Over the past couple of decades I have collected and been gifted many pieces of vintage embroideries, doilies, linens, tatting, crochet, cotton spools, cutlery, scissors and even a few uncompleted tablecloths which I felt the need to rescue in the hope that one day my own fingers would finish them.
I'm not sure when my love affair with all the loveliness of vintage kitchen, dining and sewing pieces began but I can say with certainty that it's always been connected to memories growing up in Nana's small home.
The older I became the more I pondered her life and felt more keenly the loss of her presence. No-one hugged like my Nana and I used to think no-one laughed like her until one day I realised my own laugh was a very real echo of hers. Loud and joyful. That brought a deep abiding smile to my heart.
What I consider vintage loveliness now she would have thought quite ordinary and everyday in her time because every day is exactly how she used her embroidered linens, bone handled knives, stork scissors, fine laces and thread.
Anyhow, I am revisiting my rather overflowing boxes of all things vintage at the moment spurred on by a challenge which I came across through a friend on Instagram. Being that my daily employment is to design and embroider patterns for purchase, I was rather intrigued to take on a challenge which was outside my comfort zone - making pretty paper backed tags.
Fifty two tags to be accurate. One each week through the year.
The host of this #52tagshannemade challenge is Anne Brooke of @hannemadebyanne. She's a UK textile artist and tutor who does lovely things with a variety of textile pieces and after reading through the details of this year long adventure I decided to jump right in and have some creative fun that wasn't associated with anything else I do.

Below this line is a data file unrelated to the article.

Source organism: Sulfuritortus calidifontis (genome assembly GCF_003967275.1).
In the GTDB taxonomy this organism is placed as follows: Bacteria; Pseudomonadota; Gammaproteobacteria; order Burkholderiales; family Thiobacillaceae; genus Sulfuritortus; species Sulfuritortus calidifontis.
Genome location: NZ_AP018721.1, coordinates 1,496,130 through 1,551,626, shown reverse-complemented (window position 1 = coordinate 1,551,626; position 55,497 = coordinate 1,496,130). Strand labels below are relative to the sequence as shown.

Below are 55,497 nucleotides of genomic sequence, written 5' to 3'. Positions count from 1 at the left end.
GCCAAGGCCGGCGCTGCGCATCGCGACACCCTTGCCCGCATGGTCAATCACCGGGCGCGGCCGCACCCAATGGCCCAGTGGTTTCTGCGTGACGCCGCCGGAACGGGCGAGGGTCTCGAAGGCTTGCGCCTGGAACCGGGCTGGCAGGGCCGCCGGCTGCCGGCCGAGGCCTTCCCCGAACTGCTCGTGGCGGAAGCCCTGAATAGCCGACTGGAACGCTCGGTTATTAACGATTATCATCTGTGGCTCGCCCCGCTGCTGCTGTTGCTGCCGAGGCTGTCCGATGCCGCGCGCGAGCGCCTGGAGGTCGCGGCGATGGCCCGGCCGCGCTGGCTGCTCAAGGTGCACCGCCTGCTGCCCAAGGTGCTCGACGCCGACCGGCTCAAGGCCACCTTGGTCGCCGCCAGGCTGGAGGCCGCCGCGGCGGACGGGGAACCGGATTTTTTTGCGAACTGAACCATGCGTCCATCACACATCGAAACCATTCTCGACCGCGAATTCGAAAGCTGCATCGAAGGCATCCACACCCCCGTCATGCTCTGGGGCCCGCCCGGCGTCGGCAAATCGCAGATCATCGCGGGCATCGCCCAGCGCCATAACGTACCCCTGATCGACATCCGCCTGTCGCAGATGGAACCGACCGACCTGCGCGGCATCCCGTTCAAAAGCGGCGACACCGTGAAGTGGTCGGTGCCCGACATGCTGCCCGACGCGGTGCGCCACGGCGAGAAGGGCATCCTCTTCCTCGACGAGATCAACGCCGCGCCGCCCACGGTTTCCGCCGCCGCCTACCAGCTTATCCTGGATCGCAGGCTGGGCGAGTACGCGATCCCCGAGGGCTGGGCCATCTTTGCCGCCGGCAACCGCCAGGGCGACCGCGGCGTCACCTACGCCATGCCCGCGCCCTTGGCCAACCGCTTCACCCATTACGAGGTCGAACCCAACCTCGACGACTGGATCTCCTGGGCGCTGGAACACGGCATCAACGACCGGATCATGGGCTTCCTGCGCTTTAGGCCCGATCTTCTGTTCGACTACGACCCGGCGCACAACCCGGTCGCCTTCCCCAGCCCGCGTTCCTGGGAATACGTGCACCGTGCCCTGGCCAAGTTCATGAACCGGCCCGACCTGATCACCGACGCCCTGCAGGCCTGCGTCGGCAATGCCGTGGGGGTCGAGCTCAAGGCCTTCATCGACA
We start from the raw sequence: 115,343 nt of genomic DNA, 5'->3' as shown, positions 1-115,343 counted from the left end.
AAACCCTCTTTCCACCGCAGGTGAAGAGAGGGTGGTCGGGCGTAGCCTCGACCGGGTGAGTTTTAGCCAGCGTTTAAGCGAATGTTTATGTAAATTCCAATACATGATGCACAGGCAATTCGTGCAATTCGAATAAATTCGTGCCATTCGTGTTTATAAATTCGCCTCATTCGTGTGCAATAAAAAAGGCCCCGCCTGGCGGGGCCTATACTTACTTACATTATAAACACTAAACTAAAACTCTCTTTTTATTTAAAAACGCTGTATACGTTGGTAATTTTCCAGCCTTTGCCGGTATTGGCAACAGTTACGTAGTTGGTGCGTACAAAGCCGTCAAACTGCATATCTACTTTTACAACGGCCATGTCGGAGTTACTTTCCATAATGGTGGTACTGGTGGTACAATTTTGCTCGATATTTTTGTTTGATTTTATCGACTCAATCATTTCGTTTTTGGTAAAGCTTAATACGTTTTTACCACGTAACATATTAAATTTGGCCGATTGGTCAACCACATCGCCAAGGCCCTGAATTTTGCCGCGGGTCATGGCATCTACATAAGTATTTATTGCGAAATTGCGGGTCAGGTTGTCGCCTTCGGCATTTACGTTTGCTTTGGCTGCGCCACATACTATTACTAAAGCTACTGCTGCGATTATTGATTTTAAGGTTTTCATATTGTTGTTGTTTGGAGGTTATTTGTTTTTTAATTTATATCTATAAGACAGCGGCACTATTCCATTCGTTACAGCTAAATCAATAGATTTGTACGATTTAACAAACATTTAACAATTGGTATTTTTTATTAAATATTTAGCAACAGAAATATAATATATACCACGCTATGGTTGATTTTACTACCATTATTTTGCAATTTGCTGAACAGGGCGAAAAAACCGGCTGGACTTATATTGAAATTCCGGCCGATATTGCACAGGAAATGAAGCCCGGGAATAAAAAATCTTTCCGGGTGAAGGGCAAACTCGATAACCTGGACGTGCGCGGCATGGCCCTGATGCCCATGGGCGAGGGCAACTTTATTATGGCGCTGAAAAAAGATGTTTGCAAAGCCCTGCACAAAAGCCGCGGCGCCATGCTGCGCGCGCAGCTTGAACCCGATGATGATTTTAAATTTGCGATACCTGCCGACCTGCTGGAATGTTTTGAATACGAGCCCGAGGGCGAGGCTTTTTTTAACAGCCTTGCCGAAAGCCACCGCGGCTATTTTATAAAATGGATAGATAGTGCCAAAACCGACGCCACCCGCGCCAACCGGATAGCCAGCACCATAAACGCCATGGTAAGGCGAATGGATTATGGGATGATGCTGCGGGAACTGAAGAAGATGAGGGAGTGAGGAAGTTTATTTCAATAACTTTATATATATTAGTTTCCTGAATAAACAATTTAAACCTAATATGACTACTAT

The week one tag was to be all white and that's what got me digging through all my vintage bits and pieces again, a reminder of how much pleasure they give - especially when I make use of them creatively.
This is my completed week one white tag. They all slip onto a large ring over time to keep them together but I am yet to find a ring large enough.
Now, back to those vintage linens and laces...
I have occasionally embroidered a design onto the centre of a crochet edged doily but this is done very carefully as the first time I tried this the pigma pen I trace with bled into the fabric as the material was old, fine and had a looser weave than what we use today. Now I take extra care and don't have the same problem but still, its been a while since I last used a vintage linen to stitch on.
I really like the pieces which lend themselves to this opportunity and look for them whenever I'm op-shopping, at garage sales or markets...
Something else which sends my heart aflutter is vintage lace and to be honest this is what I collect more than anything else. Just the feel of that feathery softness across my hands is pure delight.
I mentioned earlier that I also like to rescue unfinished pieces. There's a few in my collection for 'one day' but this tablecloth is my favourite and the only one I have already begun to work on...
Only one corner was completed when I found it and there were no threads in the accompanying plastic bag so I spent a good deal of time looking for the same or very similar threads to work with. I did find a variegated blue very close in colour so I began to copy the one completed corner by filling in the little chain stitch squares and the stem stitch connections in the opposite corner. Later I found the right green and yellow. This will be a long process to complete the cloth but I'm not in a hurry; embroidery should always be done gently, without rushing...that's the advice I give to everyone who asks because it truly makes the world of difference.
Two years ago I shared a tutorial to make a vintage style needle-book which featured a pretty cross-stitched doily. At the time I was just embarking on a new love, crochet, and added that to the inside as well as some lace and English paper piecing.